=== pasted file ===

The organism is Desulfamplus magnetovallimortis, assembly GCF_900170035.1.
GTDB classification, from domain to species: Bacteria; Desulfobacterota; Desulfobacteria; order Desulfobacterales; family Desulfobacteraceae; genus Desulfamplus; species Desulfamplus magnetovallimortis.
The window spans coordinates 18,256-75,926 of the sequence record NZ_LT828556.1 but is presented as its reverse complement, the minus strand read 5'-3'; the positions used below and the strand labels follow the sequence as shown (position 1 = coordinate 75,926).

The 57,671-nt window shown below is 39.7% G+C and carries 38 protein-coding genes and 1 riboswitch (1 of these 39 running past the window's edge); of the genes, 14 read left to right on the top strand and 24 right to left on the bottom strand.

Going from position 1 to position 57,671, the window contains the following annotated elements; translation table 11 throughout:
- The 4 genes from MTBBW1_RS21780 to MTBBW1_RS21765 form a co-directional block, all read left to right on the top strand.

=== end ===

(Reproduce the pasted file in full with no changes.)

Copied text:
The organism is Desulfamplus magnetovallimortis, assembly GCF_900170035.1.
GTDB classification, from domain to species: Bacteria; Desulfobacterota; Desulfobacteria; order Desulfobacterales; family Desulfobacteraceae; genus Desulfamplus; species Desulfamplus magnetovallimortis.
The window spans coordinates 18,256-75,926 of the sequence record NZ_LT828556.1 but is presented as its reverse complement, the minus strand read 5'-3'; the positions used below and the strand labels follow the sequence as shown (position 1 = coordinate 75,926).

The 57,671-nt window shown below is 39.7% G+C and carries 38 protein-coding genes and 1 riboswitch (1 of these 39 running past the window's edge); of the genes, 14 read left to right on the top strand and 24 right to left on the bottom strand.

Going from position 1 to position 57,671, the window contains the following annotated elements; translation table 11 throughout:
- The 4 genes from MTBBW1_RS21780 to MTBBW1_RS21765 form a co-directional block, all read left to right on the top strand.